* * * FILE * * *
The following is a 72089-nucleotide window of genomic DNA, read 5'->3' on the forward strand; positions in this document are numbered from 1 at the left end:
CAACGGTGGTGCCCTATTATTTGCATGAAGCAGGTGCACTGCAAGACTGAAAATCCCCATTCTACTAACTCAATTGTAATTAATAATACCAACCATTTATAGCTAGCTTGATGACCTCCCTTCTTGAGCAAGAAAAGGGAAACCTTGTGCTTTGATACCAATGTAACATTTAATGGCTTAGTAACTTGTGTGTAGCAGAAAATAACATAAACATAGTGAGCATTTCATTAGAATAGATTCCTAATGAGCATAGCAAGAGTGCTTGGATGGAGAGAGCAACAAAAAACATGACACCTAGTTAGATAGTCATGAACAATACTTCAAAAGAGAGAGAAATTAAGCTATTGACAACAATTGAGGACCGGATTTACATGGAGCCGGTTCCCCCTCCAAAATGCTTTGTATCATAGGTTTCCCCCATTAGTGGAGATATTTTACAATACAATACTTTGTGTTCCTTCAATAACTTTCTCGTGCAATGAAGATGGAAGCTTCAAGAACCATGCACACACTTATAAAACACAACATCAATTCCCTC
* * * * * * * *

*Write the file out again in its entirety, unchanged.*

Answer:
The following is a 72089-nucleotide window of genomic DNA, read 5'->3' on the forward strand; positions in this document are numbered from 1 at the left end:
CAACGGTGGTGCCCTATTATTTGCATGAAGCAGGTGCACTGCAAGACTGAAAATCCCCATTCTACTAACTCAATTGTAATTAATAATACCAACCATTTATAGCTAGCTTGATGACCTCCCTTCTTGAGCAAGAAAAGGGAAACCTTGTGCTTTGATACCAATGTAACATTTAATGGCTTAGTAACTTGTGTGTAGCAGAAAATAACATAAACATAGTGAGCATTTCATTAGAATAGATTCCTAATGAGCATAGCAAGAGTGCTTGGATGGAGAGAGCAACAAAAAACATGACACCTAGTTAGATAGTCATGAACAATACTTCAAAAGAGAGAGAAATTAAGCTATTGACAACAATTGAGGACCGGATTTACATGGAGCCGGTTCCCCCTCCAAAATGCTTTGTATCATAGGTTTCCCCCATTAGTGGAGATATTTTACAATACAATACTTTGTGTTCCTTCAATAACTTTCTCGTGCAATGAAGATGGAAGCTTCAAGAACCATGCACACACTTATAAAACACAACATCAATTCCCTC